The stench of death loomed. Bombs exploded. Shots echoed along the street. Last words were forced from blood-stained lips, “Sophie dear! Don’t die! Stay alive for our children!” War dawned on the horizon. Gavrilo Princip steered Europe into conflict. A prince lay dead. America would soon join. World War I was born. Sophie would not survive the shooting. She and Archduke Franz Ferdinand lay dead. It was June 28, 1914. Feathers lay limp and blood-stained on the floorboard of their car.
In the years prior to World War I, big feathers and big hats were en vogue. Plume hunters’ eyes were glazed over with dollar signs. The Florida Everglades, home to prized species such as Egrets, Brown Pelicans, and Herons, felt the strength of a hunter’s 10 gauge. Estimates say 90,000 Americans worked in the millinery trade. A course correction would come. It was spearheaded by America’s greatest land and wildlife conservation champions, Theodore Roosevelt and Jay Norwood “Ding” Darling.
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John James Audubon thought that birds existed in such abundance that no invasion of man would cause harm. Women’s fashion boomed. Ladies’ taste was for feathers. Wisps of Gossamer feathers were highly sought after by the millinery industry. During mating season, these feathers were on prominent display. Adult birds were skinned, the young left to survive. Many would starve to death or become a meal for the opportunistic. Like various previous boom commodities, such as beaver pelts, feathers were big business. New York and London were driving forces for the bloody plume trade.
In 1886, ornithologist Frank Chapman of the American Museum of Natural History conducted two surveys of birds in Manhattan. The survey (simply performed by walking the streets of New York) focused not on flushing birds or flight patterns; instead, these particular studies focused on dead birds, feathers, and the growing effects of plume hunting. Plucked feathers and bird parts dismembered and stuffed served to adorn women’s hats. Wings, feathers, and, sometimes, whole taxidermied birds graced the heads of the fashionable elite.
In the book, The Meaning of Birds, author Simon Barnes recalls a report “of an incident in South Ontario in 1886 when a flock of passenger pigeons flew over. The flock was 1 mile wide and an estimated 300 miles long. It took 14 hours to pass, and it contained — so far as anyone could reckon — 3.5 billion birds.”
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Stories about the great flocks of passenger pigeons were told across North America. Skies would grow dark, and temperatures would drop. As the birds roosted for the night, it would be common for one to three inches of dung to cover the forest floors.
“I was suddenly struck with astonishment at a loud rushing roar, succeeded by instant darkness,” the ornithologist Alexander Wilson wrote after he encountered a pigeon flock along the Ohio River in the early 1800s: “I took [it] for a tornado, about to overwhelm the house and everything around in destruction.”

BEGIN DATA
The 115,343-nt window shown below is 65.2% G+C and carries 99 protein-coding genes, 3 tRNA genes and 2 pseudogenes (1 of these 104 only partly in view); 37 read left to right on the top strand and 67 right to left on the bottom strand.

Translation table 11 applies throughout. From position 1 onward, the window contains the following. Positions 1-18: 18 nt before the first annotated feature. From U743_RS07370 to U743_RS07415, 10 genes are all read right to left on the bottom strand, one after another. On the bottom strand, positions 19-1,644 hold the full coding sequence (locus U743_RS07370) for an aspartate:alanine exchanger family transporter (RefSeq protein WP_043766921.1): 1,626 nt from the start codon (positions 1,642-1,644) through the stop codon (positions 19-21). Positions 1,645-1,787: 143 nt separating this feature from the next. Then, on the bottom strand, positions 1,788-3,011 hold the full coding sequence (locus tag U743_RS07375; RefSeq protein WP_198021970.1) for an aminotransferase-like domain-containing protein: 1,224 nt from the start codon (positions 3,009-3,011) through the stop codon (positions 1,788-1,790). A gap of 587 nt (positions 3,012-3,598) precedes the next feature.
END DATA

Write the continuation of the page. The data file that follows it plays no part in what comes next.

Wilson sat down to watch the flock pass over, and after five hours, he estimated that it had been 240 miles long and held over 2 billion birds. Feathers galore. Such flocks are now gone. The passenger pigeon has been extinct since the early 1900s. James Audubon’s heart would be broken.
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By 1903, opportunistic hunters were being paid $32 per ounce for plumes. That’s $992.74 in 2021 dollars: a hefty sum for a day’s hunt. Bird populations were on the decline as demand for plumes continued to increase. Enter The Hero of San Juan Hill.
In March of that year, President Roosevelt helped form the first reservation for birds at Chapman’s behest: Pelican Island. Chapman came to discover that location was one of the last rookeries for brown pelicans, a prized bird for plume hunters. Paul Kroegel would become the refuge’s first game warden. Before the end of Roosevelt’s presidency, more than 50 bird reservations had been created. Soon, others would champion the cause of wild birds.
In 1934, another Roosevelt occupied the White House. This time, the president would reach out for help from a man named “Ding.” A beloved and talented man, Darling worked as a cartoonist for the Sioux City Journal and the Des Moines Register for 50 years and won the Pulitzer Prize for cartooning twice in 1923 and 1942. His cartoons were printed across the nation. Franklin Roosevelt would charge Darling with the grand task of heading the US Biological Survey, which led to the creation of the US Fish and Wildlife Service. Its efforts were soon directed toward filling the skies with feathers again.
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Perhaps the most significant achievement to date for conservation came from the tip of Darling’s pen: the Federal Duck Stamp. The first stamp, which he drew, cost $1.
Since the first duck stamp was sold, over $700 million in funds have been generated by the program, along with 5 million-plus acres of habitat secured for migratory birds. Frank Chapman would be happy.
Each fall, oak trees yield to the coming frost, and hunters set out into rolling vistas and thick timber. Chilled waters slosh over waterfowlers in waders from coast to coast as they await the dawn of a new day. All in the hopes that the sky will be clouded over with flushing feathers and the sounds of soaring fowl. Their hands grasp the cold steel of a shotgun, and their shoulders absorb the recoil. They will smile, for the warmth of stained feathers resting in hand: a privilege almost lost to fashion.
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